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Latest From the Blog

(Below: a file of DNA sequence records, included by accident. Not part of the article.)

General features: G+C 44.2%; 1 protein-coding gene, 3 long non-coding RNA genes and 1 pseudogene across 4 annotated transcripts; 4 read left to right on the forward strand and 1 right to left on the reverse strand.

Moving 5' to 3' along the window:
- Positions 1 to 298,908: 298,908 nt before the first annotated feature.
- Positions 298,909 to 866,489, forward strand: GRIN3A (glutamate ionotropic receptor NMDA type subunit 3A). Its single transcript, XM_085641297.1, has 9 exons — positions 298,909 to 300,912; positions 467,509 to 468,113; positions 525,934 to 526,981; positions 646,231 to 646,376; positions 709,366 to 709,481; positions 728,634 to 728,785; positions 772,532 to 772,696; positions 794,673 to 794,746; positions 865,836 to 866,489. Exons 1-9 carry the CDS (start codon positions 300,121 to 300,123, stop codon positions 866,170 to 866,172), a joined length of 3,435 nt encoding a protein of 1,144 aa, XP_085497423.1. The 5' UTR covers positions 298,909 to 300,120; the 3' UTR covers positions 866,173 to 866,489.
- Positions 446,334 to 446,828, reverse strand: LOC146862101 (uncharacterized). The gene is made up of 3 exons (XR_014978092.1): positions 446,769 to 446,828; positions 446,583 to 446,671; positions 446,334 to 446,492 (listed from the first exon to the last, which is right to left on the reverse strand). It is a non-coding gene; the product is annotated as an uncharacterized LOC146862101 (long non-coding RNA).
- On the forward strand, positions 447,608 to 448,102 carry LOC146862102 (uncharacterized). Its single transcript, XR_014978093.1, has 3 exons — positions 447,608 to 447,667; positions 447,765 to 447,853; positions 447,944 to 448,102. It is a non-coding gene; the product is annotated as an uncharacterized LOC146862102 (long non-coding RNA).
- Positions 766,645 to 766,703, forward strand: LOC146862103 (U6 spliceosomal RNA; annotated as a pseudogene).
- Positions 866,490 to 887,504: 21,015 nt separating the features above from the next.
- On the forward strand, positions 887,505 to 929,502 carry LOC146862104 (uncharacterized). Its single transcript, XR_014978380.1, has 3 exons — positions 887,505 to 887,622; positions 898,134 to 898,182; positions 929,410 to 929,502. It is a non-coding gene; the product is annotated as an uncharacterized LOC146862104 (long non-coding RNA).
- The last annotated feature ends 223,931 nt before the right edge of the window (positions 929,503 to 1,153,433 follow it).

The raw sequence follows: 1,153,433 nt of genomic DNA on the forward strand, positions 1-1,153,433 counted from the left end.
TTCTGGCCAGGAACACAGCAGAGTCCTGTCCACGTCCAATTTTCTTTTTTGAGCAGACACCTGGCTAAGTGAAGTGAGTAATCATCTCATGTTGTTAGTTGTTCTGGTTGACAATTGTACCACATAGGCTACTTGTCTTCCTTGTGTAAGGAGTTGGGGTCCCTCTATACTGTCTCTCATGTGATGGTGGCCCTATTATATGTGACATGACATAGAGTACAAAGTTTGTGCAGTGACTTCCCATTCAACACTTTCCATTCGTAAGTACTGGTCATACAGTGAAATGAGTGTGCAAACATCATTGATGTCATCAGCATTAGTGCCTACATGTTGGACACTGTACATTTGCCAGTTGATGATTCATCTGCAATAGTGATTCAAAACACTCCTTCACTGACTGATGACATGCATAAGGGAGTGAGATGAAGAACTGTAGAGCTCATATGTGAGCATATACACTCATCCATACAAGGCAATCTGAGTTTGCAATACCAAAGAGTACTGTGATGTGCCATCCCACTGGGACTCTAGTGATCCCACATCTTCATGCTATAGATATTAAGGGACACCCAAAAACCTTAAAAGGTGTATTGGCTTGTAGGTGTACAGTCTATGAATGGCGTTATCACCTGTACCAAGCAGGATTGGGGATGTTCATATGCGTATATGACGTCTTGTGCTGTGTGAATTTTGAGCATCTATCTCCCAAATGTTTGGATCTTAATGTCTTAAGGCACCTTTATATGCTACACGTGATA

Niranjan Mukundan, a 24 year old para swimmer from India recently made his country proud at the Norwegian Swimming Championships 2019 (Ado Cup). Niranjan took home not one but 5 gold medals in the swimming competition. He won in the 50 metre butterfly, 200 metre IM (Individual medley), 200 metre breaststroke, 100 metre freestyle and 50 metre breaststroke categories. His victory at the championship earned him an important milestone in his career, exceeding the 50 medals mark. However, his victory goes beyond the accolades he has earned over the years. Niranjan was born with spina bifida, a congenital malformation that is caused due to the malformation of the spine and the spinal cord. As a result, this has an effect on his physical and intellectual development. In fact, Niranjan had to undergo 17 surgeries when he was growing up. For instance, when he was only six years old, he had to undergo a 16-hour long operation to straighten his legs which was caused by muscle compression. The surgery required 32 metal rods to be inserted in his legs. His family was devastated. Doctors advised him to take up horse riding or swimming to aid his recovery. Eventually, Niranjan decided to take up swimming to improve his lower body movements. As a  TedTalk  guest speaker, he shared how his love for the sport began – “First, they put me in a bathtub. There, I was flapping my hands and legs, but when they put me outside, my legs weren’t moving. So, water became a very magical element in my life.” He was only eight years old at that time. Little did he know swimming was going to change his life forever. Lucky for him, his swimming abilities caught the attention of his coach, John Christopher, who spotted Niranjan’s incredible talent and encouraged him to try para sports. Niranjan was reluctant initially but after much persuasion he gave in. He represented Karnataka at the Nationals. Sadly, he lost the race and almost gave up. His coach pushed him to train harder, telling him – ‘patience and perseverance is going to take you higher.’ Thus, he started training harder by increasing his hours day by day. Three months later, he competed again. This time he finished first and won his first ever medal for the State. That was the exact moment he decided to become a para-athlete. Niranjan has come a long way since then. Aside from his recent victory, he was also the world junior champion at the 11th IWAS (International Wheelchair Amputee Sports) Junior Games at Stadskanaal in the Netherlands in 2015. In addition, he earned a bronze at the Asian Para Games in 2014 and is also a Limca Book of World Records inductee. Niranjan’s story of accomplishment shows us that ‘your present circumstances don’t determine where you can go; they merely determine where you start’. As long as one is willing to put in the effort, the sky’s the limit!   Posted by John Tan   Read more  http://goodnews.com.my/